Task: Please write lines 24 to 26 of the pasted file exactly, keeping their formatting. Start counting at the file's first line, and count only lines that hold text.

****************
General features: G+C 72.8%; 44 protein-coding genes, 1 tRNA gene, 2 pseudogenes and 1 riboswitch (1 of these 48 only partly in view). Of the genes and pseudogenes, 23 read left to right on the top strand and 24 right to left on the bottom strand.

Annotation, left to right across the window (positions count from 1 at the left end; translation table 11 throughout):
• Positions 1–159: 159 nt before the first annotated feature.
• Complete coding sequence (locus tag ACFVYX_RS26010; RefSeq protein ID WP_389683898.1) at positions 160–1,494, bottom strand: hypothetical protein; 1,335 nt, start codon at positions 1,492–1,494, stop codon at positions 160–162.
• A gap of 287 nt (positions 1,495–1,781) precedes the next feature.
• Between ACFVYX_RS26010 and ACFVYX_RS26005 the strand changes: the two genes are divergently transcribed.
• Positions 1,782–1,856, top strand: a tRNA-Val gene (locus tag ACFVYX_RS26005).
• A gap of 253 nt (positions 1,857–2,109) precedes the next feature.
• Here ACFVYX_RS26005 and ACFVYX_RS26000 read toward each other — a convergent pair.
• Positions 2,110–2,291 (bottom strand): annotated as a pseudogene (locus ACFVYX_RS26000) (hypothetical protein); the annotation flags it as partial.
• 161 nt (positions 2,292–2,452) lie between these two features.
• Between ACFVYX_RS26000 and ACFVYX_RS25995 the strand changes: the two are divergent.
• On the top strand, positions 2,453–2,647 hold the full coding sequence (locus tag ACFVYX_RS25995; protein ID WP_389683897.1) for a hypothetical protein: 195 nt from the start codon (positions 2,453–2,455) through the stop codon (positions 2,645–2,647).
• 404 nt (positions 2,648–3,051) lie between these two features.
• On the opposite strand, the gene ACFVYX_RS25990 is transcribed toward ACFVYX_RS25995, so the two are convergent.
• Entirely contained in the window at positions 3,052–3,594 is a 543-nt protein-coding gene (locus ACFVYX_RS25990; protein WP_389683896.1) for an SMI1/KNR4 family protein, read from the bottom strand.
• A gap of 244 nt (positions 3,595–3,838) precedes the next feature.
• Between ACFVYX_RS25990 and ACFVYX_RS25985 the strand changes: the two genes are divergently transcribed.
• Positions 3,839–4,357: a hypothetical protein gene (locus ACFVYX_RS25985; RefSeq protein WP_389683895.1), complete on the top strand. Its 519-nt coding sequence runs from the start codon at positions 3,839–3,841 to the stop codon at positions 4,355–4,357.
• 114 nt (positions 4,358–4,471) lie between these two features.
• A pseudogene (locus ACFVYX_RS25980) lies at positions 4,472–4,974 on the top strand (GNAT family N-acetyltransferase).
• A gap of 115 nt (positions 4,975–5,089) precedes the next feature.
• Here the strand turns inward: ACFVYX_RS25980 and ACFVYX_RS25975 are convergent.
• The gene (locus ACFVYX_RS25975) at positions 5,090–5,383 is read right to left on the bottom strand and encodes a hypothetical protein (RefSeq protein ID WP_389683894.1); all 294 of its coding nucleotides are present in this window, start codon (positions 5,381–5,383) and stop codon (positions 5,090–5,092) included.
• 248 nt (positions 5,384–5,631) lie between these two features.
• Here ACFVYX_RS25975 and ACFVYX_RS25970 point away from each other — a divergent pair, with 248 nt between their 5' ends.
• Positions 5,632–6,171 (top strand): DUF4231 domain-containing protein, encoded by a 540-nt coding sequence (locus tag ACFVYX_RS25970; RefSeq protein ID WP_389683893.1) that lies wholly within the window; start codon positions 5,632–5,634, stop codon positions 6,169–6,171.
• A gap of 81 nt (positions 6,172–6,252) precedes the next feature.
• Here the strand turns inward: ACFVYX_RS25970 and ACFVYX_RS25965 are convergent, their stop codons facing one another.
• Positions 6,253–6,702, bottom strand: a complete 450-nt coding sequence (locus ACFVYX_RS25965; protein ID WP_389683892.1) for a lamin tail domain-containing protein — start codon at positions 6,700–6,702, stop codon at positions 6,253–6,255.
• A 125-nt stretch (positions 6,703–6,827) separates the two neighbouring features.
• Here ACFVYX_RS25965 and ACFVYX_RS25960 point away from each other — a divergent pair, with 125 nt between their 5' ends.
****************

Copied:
• The gene (locus ACFVYX_RS25975) at positions 5,090–5,383 is read right to left on the bottom strand and encodes a hypothetical protein (RefSeq protein ID WP_389683894.1); all 294 of its coding nucleotides are present in this window, start codon (positions 5,381–5,383) and stop codon (positions 5,090–5,092) included.
• 248 nt (positions 5,384–5,631) lie between these two features.
• Here ACFVYX_RS25975 and ACFVYX_RS25970 point away from each other — a divergent pair, with 248 nt between their 5' ends.